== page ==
This intensification in wind results in cooler than normal water in the western regions of the Indian Ocean and warmer than normal water in the eastern regions of the tropical Indian ocean.
Neutral Indian Ocean Dipole
In this phase of Indian Ocean Dipole, the water flows from the Pacific in the South of the Indonesian islands to the northwest regions of Australia, keeping the sea waters warm. The westerly winds blow alongside the equator, and the air above this whole area rises and falls across the western halves of the Indian Ocean basin.
How Does Indian Ocean Dipole El Nino Impact on Monsoon?
Natural climatic phenomenons like El Nino, La Nina, and IDC can have various effects in the modes of excessive rainfall or intensive droughts. Below are some of the impacts of these phenomenons on the Indian Subcontinent –
- The monsoon was uneven for several recent years in the Indian Subcontinent. The ENSO cycle was able to show effective graphs relating to the droughts that were caused due to IOD and El Nino.
- The studies state that the year when positive IOD hits are when excessive rainfall is seen in the central parts of India.
- A positive IOD can also completely negate the effects of ENSO (El Nino Southern Oscillation), which can result in amplified monsoon with excessive rainfall, as happened in the years 1983, 1994, and 1997.
- Positive IOD can also give rise to more cyclones in the Arabian sea region.
- Negative IODs can accumulate and combine with the effects of El Nino to give rise to severe droughts caused in the Indian Subcontinent.
Here are Some More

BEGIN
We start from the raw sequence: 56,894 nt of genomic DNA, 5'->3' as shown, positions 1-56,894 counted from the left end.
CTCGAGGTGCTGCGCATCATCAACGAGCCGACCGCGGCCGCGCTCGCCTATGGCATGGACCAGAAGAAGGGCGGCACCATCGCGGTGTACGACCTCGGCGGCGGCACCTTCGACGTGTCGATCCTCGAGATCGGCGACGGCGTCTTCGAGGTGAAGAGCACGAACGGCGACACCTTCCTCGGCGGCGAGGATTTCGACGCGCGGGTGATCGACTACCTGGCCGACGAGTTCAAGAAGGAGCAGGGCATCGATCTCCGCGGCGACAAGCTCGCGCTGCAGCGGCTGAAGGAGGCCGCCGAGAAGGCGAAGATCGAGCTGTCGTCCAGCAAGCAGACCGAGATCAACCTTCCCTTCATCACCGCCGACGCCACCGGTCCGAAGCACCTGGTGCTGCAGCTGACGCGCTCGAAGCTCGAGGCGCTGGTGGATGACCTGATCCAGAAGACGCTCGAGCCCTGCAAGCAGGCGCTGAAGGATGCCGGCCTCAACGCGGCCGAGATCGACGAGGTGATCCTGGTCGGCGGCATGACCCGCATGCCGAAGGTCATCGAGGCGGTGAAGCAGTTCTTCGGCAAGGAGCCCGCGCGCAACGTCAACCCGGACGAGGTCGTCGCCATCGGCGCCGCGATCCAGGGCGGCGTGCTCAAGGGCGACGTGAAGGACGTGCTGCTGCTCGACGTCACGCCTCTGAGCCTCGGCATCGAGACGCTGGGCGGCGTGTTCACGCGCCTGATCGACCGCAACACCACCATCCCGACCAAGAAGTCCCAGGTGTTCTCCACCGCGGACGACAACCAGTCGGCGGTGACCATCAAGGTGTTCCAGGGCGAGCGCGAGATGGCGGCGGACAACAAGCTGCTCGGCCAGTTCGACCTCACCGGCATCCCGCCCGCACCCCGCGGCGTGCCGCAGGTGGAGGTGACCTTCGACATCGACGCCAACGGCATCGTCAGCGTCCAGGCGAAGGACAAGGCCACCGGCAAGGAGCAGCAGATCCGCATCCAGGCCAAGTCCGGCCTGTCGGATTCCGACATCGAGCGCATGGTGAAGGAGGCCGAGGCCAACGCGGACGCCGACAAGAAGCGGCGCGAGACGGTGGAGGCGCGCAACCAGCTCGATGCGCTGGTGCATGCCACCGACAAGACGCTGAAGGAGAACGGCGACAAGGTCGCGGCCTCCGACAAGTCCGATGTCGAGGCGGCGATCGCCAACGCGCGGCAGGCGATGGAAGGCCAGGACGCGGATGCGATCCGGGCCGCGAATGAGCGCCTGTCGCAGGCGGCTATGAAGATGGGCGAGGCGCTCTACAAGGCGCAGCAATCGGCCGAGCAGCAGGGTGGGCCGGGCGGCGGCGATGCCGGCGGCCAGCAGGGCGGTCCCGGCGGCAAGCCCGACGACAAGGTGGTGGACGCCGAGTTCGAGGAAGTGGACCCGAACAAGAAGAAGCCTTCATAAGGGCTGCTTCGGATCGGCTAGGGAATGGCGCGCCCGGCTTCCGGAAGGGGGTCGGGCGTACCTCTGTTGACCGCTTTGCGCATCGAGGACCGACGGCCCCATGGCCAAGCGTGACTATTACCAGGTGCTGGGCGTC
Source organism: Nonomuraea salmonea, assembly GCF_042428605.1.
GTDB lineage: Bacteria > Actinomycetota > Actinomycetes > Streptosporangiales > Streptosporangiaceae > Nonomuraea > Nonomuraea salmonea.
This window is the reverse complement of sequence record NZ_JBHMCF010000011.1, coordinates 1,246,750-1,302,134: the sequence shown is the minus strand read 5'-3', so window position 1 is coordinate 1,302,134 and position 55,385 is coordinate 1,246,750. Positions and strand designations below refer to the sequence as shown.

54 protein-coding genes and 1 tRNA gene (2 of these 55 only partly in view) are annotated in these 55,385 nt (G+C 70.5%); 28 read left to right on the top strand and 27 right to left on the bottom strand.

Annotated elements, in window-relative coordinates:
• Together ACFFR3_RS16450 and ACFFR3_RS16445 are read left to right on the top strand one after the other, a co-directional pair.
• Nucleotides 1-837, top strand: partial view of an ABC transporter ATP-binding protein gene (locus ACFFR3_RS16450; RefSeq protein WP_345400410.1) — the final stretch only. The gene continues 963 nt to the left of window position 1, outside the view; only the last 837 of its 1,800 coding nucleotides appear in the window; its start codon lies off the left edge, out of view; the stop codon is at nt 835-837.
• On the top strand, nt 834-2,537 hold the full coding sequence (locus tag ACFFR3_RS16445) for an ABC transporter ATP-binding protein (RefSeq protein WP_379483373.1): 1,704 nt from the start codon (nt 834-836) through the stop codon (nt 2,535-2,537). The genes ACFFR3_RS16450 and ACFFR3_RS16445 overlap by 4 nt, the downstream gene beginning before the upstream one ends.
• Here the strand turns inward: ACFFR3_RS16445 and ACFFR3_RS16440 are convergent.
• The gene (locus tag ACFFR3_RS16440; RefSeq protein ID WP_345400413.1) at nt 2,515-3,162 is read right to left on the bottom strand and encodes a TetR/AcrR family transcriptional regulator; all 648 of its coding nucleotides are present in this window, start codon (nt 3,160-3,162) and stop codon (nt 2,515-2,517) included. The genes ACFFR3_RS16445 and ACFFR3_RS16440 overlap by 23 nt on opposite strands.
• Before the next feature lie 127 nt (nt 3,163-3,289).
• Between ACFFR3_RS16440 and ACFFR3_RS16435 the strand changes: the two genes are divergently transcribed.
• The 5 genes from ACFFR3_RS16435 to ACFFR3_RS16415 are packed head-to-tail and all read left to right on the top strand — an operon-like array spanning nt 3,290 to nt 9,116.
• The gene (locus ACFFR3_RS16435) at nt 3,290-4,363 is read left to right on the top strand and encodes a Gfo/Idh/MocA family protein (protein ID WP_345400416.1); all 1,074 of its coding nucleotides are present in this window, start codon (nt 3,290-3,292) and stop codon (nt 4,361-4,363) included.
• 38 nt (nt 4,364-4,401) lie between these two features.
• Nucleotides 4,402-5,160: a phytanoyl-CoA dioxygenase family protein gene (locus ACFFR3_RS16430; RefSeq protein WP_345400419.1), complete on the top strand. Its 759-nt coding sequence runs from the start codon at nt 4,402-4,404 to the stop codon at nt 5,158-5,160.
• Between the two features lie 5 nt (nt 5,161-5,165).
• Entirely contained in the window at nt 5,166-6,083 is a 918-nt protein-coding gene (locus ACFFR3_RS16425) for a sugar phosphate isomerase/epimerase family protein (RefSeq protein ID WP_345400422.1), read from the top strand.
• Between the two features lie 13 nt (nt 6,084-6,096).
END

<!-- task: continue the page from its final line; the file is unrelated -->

- Negative IODs can also give rise to tropical cyclones in the regions of the Bay of Bengal. During this, it also causes Cyclogenesis in the Arabian Sea to get suppressed.
- The two poles of the IOD that are the Western Pole around the African Coast and the Eastern Pole around Indonesia, were cumulatively and independently affecting the rainfall quantity of the monsoons happening in the Indian Subcontinent every year.
- The connections of IOD were mostly resulting in below-normal rains and SST in the eastern Indian ocean and more than normal rain in the central regions of India.
- The westerly winds coming from the western parts of the Indian Ocean (Arabian Sea) get blocked by western ghats and makes them cause rains in the southwest regions of India. The other winds that flow from the west get blocked by the Himalayas and lead to more rain in India’s northern and central regions.
Recent Phenomenons Caused by Indian Ocean Dipole
In the year 1997 and 1998, the effects of IOD were significantly seen that resulted in major monsoons in the Indian Subcontinent. This occurred due to a major positive IOD. The same also occurred in the year 2006.
There have been close to 12 positive IODs since the year 1980 till now and just one huge negative IOD in 2010. The consecutive occurrences of positive IODs are rare and considered a major concern as this also resulted in the Black Saturday bushfires.